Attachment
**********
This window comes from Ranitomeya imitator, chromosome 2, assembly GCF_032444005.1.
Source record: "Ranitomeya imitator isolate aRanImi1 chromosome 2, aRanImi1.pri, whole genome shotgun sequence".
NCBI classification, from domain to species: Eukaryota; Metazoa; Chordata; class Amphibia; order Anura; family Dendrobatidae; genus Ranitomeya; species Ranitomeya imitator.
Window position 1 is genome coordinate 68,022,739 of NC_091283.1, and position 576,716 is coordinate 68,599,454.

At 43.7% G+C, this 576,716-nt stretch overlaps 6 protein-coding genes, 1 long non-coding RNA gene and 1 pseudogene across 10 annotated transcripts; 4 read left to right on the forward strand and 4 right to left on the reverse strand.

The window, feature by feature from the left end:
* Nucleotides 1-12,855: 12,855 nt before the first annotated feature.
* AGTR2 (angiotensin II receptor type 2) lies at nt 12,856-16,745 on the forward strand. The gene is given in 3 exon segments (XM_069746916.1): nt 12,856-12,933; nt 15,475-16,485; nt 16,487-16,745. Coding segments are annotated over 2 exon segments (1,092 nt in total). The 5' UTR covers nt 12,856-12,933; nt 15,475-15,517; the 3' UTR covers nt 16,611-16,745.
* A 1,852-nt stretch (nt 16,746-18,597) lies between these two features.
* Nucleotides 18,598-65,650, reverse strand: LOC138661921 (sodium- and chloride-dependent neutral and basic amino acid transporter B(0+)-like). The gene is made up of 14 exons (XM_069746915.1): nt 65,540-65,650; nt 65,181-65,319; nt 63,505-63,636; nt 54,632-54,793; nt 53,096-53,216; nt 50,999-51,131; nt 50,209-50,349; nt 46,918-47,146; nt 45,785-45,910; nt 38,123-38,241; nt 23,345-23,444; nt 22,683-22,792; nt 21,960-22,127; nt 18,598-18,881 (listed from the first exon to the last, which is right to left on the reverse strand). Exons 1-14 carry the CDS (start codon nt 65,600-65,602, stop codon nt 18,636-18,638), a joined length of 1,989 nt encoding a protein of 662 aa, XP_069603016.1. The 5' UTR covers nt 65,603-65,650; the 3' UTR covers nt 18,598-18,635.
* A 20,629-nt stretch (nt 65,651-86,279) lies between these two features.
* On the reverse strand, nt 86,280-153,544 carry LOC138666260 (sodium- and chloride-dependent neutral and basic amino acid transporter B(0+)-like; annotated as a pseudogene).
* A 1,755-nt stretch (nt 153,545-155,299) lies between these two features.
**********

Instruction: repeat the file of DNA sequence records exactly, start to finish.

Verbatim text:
This window comes from Ranitomeya imitator, chromosome 2, assembly GCF_032444005.1.
Source record: "Ranitomeya imitator isolate aRanImi1 chromosome 2, aRanImi1.pri, whole genome shotgun sequence".
NCBI classification, from domain to species: Eukaryota; Metazoa; Chordata; class Amphibia; order Anura; family Dendrobatidae; genus Ranitomeya; species Ranitomeya imitator.
Window position 1 is genome coordinate 68,022,739 of NC_091283.1, and position 576,716 is coordinate 68,599,454.

At 43.7% G+C, this 576,716-nt stretch overlaps 6 protein-coding genes, 1 long non-coding RNA gene and 1 pseudogene across 10 annotated transcripts; 4 read left to right on the forward strand and 4 right to left on the reverse strand.

The window, feature by feature from the left end:
* Nucleotides 1-12,855: 12,855 nt before the first annotated feature.
* AGTR2 (angiotensin II receptor type 2) lies at nt 12,856-16,745 on the forward strand. The gene is given in 3 exon segments (XM_069746916.1): nt 12,856-12,933; nt 15,475-16,485; nt 16,487-16,745. Coding segments are annotated over 2 exon segments (1,092 nt in total). The 5' UTR covers nt 12,856-12,933; nt 15,475-15,517; the 3' UTR covers nt 16,611-16,745.
* A 1,852-nt stretch (nt 16,746-18,597) lies between these two features.
* Nucleotides 18,598-65,650, reverse strand: LOC138661921 (sodium- and chloride-dependent neutral and basic amino acid transporter B(0+)-like). The gene is made up of 14 exons (XM_069746915.1): nt 65,540-65,650; nt 65,181-65,319; nt 63,505-63,636; nt 54,632-54,793; nt 53,096-53,216; nt 50,999-51,131; nt 50,209-50,349; nt 46,918-47,146; nt 45,785-45,910; nt 38,123-38,241; nt 23,345-23,444; nt 22,683-22,792; nt 21,960-22,127; nt 18,598-18,881 (listed from the first exon to the last, which is right to left on the reverse strand). Exons 1-14 carry the CDS (start codon nt 65,600-65,602, stop codon nt 18,636-18,638), a joined length of 1,989 nt encoding a protein of 662 aa, XP_069603016.1. The 5' UTR covers nt 65,603-65,650; the 3' UTR covers nt 18,598-18,635.
* A 20,629-nt stretch (nt 65,651-86,279) lies between these two features.
* On the reverse strand, nt 86,280-153,544 carry LOC138666260 (sodium- and chloride-dependent neutral and basic amino acid transporter B(0+)-like; annotated as a pseudogene).
* A 1,755-nt stretch (nt 153,545-155,299) lies between these two features.